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Can Your Help Fix This Looser?


  • 21 months ago · Quote · #1

    candewbetter

    I am a mediocre player at best, but I have occasional moments. Unfortunately, I also have frequent Disatrous ones - namely I leave pieces hanging because I am concentrating on what I am trying to accomplish and fail to pay attention to what my opponent is about to do. This occurs especially when I am ahead and feeling invincible (Ha, ha). I keep trying to remind myself of this weakness, but in the heat of play I forget once again. I think I have done this three times in the past six or seven games.

    Has anyone had my problem and found a secret remedy?

  • 21 months ago · Quote · #2

    lxusr

    loser*

  • 21 months ago · Quote · #3

    MoonlessNight

    After you have decided which move you think is best, don't play it yet, instead, think "after I make this move, does my opponent have any threats, captures, or checks?" This should help some.

  • 21 months ago · Quote · #4

    marrob

    Lo 1ro. es no jugar rápido, tomarse el tiempo necesario sin descuidar tu reloj. Es preferible perder por tiempo antes que por apresurado.

  • 20 months ago · Quote · #5

    learningthemoves

    nate23 wrote:

    After you have decided which move you think is best, don't play it yet, instead, think "after I make this move, does my opponent have any threats, captures, or checks?" This should help some.

    +1. That's good advice. It's what Chess Coach Dan Heisman says to do too.

    Also, ask yourself, whenever you move a piece from one square to another, what is no longer being protected that once was or what has this move changed in terms of protected pieces and squares?

    Sometimes people blunder when we have a protected piece then move something that leaves it unprotected without noticing it is no longer protected.

    Hope this helps.

  • 20 months ago · Quote · #6

    Casual_Joe

    As was said, before making your move try to figure out your opponent's best reply.  Eliminating blunders is one of the fastest and most effective ways for us amateurs to improve rapidly.

  • 20 months ago · Quote · #7

    ILBCNU

    lxusr wrote:

    loser*

    I think he means looser. A bad move can affect one's bowels.

  • 20 months ago · Quote · #8

    NimzoRoy

    At the risk of giving some really simplistic advice, are you looking at every square, every piece and every pawn on the bd before making your move? I play several casual OTB games/wk locally and I can tell from looking at my opponents faces that sometimes they don't, no matter how many times I remind them to.

    This next bit of advice is also simplistic and actually hard to follow (for me at least) but if you have to, start doing a "brute force" search of every single move your opponent can make after your contemplated move - before you move of course.

    BTW you didn't mention if you were blundering in blitz, bullet, turn-based games or some combo thereof.

  • 20 months ago · Quote · #9

    Defence4Gizchehs

    schacci wrote:
    lxusr wrote:

    loser*

    I think he means looser. A bad move can affect one's bowels.

    ... At least it did it with me Yesterday ahùahù.
    That's Why I am now on a Avenge gaffe in one of my Games. 

    I Will give you an Chess-outside-Advice and a Manipulating Advice [ I hope the the Manipulating Advice works for me as well ]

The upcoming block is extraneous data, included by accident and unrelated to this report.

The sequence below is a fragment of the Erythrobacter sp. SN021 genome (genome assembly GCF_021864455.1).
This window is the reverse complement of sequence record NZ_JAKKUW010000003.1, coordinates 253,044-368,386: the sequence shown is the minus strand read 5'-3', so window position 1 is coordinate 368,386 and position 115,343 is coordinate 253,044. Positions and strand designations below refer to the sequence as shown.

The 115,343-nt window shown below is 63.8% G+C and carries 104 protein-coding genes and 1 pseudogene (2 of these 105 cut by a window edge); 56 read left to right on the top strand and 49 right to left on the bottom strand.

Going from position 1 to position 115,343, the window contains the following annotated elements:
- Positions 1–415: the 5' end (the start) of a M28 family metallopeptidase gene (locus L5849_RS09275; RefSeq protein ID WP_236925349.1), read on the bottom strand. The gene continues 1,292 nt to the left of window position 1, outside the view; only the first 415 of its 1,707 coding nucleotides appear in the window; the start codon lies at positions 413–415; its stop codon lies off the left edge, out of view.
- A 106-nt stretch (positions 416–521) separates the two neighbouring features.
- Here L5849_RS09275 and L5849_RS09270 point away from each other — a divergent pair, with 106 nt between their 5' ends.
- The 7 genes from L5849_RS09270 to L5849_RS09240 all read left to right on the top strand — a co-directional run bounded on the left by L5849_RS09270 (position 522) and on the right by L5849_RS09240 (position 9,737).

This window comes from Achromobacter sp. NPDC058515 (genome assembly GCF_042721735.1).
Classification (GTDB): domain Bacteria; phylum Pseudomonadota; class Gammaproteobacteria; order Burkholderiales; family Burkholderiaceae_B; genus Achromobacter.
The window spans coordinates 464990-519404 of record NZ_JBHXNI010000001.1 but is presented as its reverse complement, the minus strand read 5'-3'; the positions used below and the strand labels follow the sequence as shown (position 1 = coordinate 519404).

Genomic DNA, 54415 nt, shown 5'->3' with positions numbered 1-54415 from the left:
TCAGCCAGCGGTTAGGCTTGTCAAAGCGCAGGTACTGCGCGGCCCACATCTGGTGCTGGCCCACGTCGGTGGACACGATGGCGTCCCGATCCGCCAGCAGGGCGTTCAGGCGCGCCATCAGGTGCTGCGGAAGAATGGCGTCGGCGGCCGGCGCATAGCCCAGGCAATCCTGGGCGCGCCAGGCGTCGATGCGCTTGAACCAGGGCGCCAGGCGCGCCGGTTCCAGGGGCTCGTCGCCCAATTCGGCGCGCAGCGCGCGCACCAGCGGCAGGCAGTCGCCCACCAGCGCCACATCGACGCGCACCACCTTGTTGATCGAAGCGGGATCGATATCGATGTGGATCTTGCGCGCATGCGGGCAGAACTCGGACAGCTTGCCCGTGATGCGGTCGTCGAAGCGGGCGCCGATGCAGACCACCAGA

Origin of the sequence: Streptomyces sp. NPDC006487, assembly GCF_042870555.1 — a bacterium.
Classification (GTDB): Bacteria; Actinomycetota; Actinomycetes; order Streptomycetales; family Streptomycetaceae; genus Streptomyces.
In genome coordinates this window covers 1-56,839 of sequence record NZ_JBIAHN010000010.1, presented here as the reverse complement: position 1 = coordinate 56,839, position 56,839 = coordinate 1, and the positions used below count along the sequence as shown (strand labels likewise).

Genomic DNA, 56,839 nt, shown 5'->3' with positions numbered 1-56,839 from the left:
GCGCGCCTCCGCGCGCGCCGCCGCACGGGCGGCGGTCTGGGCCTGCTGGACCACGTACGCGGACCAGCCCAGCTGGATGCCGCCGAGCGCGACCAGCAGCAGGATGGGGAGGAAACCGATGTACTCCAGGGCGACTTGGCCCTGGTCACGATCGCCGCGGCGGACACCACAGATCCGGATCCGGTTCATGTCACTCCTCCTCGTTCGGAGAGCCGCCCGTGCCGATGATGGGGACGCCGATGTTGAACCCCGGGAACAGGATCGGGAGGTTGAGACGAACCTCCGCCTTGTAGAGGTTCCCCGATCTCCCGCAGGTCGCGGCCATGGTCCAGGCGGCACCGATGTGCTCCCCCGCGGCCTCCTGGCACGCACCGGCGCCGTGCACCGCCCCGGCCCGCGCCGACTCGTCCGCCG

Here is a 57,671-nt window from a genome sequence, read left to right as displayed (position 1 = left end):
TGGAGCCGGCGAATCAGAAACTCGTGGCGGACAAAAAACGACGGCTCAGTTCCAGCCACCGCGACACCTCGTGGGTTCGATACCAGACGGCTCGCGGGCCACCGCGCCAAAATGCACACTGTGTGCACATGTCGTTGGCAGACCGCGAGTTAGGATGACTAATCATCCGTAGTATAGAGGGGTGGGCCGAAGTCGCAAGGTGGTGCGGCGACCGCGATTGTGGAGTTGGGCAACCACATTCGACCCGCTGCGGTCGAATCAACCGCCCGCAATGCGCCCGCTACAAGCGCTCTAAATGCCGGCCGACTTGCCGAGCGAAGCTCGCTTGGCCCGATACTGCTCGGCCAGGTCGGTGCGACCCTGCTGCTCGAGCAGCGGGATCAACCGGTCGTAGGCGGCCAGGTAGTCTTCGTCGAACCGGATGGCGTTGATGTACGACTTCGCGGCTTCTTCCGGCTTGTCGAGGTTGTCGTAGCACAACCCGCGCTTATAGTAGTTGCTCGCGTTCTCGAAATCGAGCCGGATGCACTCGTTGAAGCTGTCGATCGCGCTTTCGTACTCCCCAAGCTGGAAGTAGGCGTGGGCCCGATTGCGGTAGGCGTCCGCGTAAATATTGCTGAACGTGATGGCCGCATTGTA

Chess-outside-Advice: When you have don all the Calculation and stuff, your head might be thinking '' And now this is the move ''.
    After all! You have just checked everything... deeply.
    Thing is, deeply is not widely, and you can calculate and look ahead as much as you possibly can but still make the Bloopers.
    So: First look widely over the Board, going through the edges and such. Skimming or something else is the name for this if you do this with Text.
    Then, when you have calculated and looked ahead deeply, look away from the Board/Personal Computer/Laptop ( an Advice from Igor Smirnov ) for at least a few seconds. This way your mind can plausibly Refresh somewhat. Two (Grand)Masters do this all the time.

    Igor Smirnov Explain the anti-Blunder Techniques ( I know that not everything will help fo you ): http://www.youtube.com/watch?v=la4VDJ3zg8M


    Do you know that feeling that when you made a move after a long think, you instantly see on the board that it was not the best move? 
    If so, try to manipulate this Brain Fact ( I am going to try to do this ).
    Fooling your brain and say '' Move Made '' so that your Brain may instantly skim the area and say '' not good move ''.

    Yesterday it happened against enjoyvip, the ashamable Blunder.
    Immidiately after making the move my Brain Skimmed the area, and saw the Queen Pin - Resignation.

    Scout the Area before you raid or put up Walls and Guard Towers.

  • 20 months ago · Quote · #10

    Kinghal

    GM Daryl Johansen used to preach a basic chess principle of "Sit on your hands" each move - a handy and fruitful discipline!

    And nice work Ixusr calling a higher rated player a loser, style, toleration and self-awareness all in one.

  • 17 months ago · Quote · #11

    Rochesterian

    [COMMENT DELETED]
  • 17 months ago · Quote · #12

    Rochesterian

    [COMMENT DELETED]
  • 17 months ago · Quote · #13

    Rochesterian

    [COMMENT DELETED]
  • 17 months ago · Quote · #14

    TheGrobe

    If it's loose and should be tighter use duct tape.  If it's tight and should be looser, WD40.


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